Last month, leader of the House of Commons, Chris Grayling MP, announced the House of Commons recess dates up to January 2017, revealing that MPs will not be sitting in the Commons for around 142 days, or 20 full weeks of the coming year*.
That includes 18 days off for Easter, 46 days for the summer and a 25 day break in September/ October…any many more. However, many MPs claim to do constituency work during recess, but they are currently under no obligation to do so.
As Parliament returns from its Easter break today, BMG asked 1,500 UK adults what they thought about the amount of time that MPs have off a year.
The results revealed three quarters of the British public think MPs have too much time off (75%), around one in eight think MPs have about the right amount of time off a year (12%), just 4% claim they have too little and 9% don’t know.
A closer look at the data reveals older respondents are much more likely to think MPs have too much time off a year compared with over eight in ten of those aged 65+ thinking so (83%) compared with just six in ten 18 to 24s (60%).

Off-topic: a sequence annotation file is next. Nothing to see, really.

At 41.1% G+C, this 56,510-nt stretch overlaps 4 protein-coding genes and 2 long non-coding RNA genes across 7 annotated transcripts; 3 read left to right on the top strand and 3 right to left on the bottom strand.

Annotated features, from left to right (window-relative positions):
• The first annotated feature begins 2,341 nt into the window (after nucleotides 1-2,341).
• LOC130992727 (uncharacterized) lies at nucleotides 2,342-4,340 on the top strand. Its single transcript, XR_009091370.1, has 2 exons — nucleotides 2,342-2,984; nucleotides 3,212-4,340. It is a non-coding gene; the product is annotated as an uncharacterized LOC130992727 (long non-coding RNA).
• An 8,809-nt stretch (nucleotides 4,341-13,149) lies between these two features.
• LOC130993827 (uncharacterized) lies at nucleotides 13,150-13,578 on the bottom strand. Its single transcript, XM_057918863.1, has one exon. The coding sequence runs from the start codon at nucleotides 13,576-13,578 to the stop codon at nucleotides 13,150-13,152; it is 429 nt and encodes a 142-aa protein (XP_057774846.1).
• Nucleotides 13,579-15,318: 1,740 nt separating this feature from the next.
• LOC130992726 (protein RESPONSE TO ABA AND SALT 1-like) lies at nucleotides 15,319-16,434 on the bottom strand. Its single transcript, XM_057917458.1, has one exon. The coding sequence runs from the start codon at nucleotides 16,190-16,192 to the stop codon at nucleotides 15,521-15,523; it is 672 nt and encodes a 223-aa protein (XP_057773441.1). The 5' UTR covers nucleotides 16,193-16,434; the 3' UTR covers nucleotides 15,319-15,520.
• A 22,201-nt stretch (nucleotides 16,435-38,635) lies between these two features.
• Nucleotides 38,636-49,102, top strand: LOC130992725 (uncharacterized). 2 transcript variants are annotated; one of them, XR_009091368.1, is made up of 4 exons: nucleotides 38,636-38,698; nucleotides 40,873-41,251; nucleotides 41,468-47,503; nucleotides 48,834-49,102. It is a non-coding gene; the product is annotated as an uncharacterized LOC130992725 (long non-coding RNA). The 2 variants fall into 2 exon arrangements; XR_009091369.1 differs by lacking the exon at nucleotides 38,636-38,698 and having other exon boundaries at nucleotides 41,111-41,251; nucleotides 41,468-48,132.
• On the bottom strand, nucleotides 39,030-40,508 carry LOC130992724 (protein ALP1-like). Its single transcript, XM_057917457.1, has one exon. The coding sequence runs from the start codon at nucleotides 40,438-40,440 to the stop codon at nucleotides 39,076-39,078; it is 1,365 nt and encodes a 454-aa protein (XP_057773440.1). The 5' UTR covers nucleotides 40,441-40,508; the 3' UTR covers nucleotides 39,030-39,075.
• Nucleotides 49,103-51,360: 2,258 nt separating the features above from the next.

Those who tend to distrust the government are also much more likely to think MPs have too much time off (85%) compared with those who trust the government (70%).
Supporters of all the major political parties are in agreement that MPs have too much time off, with 82% of Ukippers thinking so, followed by more than three quarters of Conservative and Labour supporters (78% and 77% respectively) and 73% of Lib Dems.
Readers can interrogate the data for themselves using the menu in the chart below.
*We have calculated our weeks as a 7-day working week, therefore including weekends.
Data tables containing a breakdown of the results can be found here.
For further details about this poll, and any other results from our polling series, please feel free to get in touch by email or phone.
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